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D - Would banning do-nothing statements make the language easier to parse?

reply Russ Lewis <spamhole-2001-07-16 deming-os.org> writes:
Would it make it easier to parse if it didn't allow statements that did
nothing?  For example, consider this line of code:
    foo * bar;
If foo is a type, then this is a declaration of a variable called bar,
which is a pointer to foo.  However, if foo and bar are both variables,
then it simply multiplies foo times bar but does nothing with the
result.

Thus, the language cannot be context-free; the compiler needs to know
about the list of declared types and variables in order to know how to
interpret things.  However, if we banned such "do-nothing" statements,
then it would be clear.  Since the expression does not include any
assignment, it is illegal.

Now, there are some obvious problems with this:
    * Function calls.  You must be able to call a function, even if you
don't do anything with the return value, so by necessity no function
call can be considered a "do-nothing"
    * Operator overloading (if ever included in the language)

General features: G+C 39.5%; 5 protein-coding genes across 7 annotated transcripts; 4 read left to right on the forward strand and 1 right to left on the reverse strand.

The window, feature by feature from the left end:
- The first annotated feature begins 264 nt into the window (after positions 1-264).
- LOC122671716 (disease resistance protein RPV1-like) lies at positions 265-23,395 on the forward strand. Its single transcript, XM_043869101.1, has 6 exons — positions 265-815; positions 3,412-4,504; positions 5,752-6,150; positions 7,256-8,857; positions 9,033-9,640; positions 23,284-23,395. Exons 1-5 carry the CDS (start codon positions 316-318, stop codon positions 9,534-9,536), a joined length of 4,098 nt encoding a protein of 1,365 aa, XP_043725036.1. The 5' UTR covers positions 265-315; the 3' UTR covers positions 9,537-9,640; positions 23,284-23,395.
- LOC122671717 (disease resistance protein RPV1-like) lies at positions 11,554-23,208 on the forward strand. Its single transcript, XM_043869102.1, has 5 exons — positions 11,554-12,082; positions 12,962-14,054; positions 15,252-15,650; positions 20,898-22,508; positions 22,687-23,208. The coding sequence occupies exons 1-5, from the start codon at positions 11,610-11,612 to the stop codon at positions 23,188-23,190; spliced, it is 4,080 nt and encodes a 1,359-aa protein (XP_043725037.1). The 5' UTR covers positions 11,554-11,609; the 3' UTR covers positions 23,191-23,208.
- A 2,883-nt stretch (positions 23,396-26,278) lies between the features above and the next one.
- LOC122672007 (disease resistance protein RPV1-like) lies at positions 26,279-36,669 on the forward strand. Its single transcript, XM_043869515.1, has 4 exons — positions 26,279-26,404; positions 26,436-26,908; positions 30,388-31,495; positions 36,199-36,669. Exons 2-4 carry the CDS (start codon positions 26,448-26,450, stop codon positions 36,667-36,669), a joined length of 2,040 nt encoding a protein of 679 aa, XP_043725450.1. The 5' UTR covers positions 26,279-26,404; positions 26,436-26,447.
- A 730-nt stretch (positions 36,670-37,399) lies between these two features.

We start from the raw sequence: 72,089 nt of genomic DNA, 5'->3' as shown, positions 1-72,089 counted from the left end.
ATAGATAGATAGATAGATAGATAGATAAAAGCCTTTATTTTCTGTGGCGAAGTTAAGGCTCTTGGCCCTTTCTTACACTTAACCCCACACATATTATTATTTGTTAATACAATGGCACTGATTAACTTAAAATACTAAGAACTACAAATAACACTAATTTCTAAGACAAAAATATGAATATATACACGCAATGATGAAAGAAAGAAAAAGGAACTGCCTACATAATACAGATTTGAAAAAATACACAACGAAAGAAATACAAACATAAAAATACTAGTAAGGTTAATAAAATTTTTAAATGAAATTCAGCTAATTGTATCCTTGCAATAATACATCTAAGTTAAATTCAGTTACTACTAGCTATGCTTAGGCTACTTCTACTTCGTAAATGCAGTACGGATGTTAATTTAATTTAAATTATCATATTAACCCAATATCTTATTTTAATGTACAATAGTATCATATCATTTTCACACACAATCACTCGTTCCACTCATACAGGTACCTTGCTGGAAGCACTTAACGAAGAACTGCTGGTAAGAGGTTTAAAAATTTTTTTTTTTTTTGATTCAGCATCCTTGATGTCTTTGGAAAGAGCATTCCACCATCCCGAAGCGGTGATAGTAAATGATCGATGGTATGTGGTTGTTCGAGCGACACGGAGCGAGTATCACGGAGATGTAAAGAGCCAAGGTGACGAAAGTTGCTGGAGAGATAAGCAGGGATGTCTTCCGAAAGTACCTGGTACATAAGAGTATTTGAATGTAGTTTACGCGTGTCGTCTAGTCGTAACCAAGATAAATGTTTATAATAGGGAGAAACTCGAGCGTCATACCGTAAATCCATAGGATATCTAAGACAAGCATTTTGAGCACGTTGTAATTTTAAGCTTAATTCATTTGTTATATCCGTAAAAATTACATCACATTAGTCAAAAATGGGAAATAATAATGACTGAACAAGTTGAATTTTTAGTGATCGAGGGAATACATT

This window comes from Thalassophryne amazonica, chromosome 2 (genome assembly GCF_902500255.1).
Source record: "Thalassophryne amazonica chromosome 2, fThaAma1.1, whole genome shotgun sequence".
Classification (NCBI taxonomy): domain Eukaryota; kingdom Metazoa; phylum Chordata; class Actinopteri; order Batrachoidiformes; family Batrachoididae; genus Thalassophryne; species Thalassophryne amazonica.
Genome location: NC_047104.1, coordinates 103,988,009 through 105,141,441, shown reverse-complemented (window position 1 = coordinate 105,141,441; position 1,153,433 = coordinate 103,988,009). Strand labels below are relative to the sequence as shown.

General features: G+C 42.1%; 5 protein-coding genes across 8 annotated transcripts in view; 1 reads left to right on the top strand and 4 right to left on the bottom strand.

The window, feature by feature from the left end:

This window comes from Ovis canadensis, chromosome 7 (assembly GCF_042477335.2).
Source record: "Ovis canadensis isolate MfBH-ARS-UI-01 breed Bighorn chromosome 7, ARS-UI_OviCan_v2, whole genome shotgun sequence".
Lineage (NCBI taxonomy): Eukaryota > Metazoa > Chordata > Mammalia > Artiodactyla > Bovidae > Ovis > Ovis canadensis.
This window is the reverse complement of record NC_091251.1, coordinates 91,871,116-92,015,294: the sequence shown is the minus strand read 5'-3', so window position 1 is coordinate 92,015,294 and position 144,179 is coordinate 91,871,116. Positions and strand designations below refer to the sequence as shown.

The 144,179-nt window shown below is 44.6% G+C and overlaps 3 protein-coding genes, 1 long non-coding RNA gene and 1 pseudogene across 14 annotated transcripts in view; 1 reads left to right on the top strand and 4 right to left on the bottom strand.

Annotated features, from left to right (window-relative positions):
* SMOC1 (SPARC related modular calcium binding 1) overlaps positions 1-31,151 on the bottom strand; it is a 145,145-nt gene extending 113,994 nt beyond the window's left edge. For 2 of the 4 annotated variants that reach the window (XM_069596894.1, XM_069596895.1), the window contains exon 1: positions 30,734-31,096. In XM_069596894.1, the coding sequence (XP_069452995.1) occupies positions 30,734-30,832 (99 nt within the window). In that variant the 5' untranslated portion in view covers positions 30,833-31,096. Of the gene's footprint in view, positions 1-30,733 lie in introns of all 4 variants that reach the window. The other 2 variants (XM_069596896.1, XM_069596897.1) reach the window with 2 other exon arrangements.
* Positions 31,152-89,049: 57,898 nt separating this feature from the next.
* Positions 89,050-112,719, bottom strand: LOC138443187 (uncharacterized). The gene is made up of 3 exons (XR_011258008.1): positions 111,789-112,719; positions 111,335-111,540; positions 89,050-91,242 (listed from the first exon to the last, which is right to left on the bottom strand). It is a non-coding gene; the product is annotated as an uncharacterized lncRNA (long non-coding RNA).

However, if we get past those two problems, would this really help us?
Maybe there are even more ambiguity problems in the structure of C/C++/D
that we can't really get around...

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Mar 19 2002
parent "Walter" <walter digitalmars.com> writes:
That particular ambiguity is resolved by the rule "if it's parseable as a
declaration, then it is a declaration."

"Russ Lewis" <spamhole-2001-07-16 deming-os.org> wrote in message
news:3C97CB5B.A27B42F5 deming-os.org...
 Would it make it easier to parse if it didn't allow statements that did
 nothing?  For example, consider this line of code:
     foo * bar;
 If foo is a type, then this is a declaration of a variable called bar,
 which is a pointer to foo.  However, if foo and bar are both variables,
 then it simply multiplies foo times bar but does nothing with the
 result.

 Thus, the language cannot be context-free; the compiler needs to know
 about the list of declared types and variables in order to know how to
 interpret things.  However, if we banned such "do-nothing" statements,
 then it would be clear.  Since the expression does not include any
 assignment, it is illegal.

 Now, there are some obvious problems with this:
     * Function calls.  You must be able to call a function, even if you
 don't do anything with the return value, so by necessity no function
 call can be considered a "do-nothing"
     * Operator overloading (if ever included in the language)

 However, if we get past those two problems, would this really help us?
 Maybe there are even more ambiguity problems in the structure of C/C++/D
 that we can't really get around...

 --
 The Villagers are Online! villagersonline.com

 .[ (the fox.(quick,brown)) jumped.over(the dog.lazy) ]
 .[ (a version.of(English).(precise.more)) is(possible) ]
 ?[ you want.to(help(develop(it))) ]

Mar 19 2002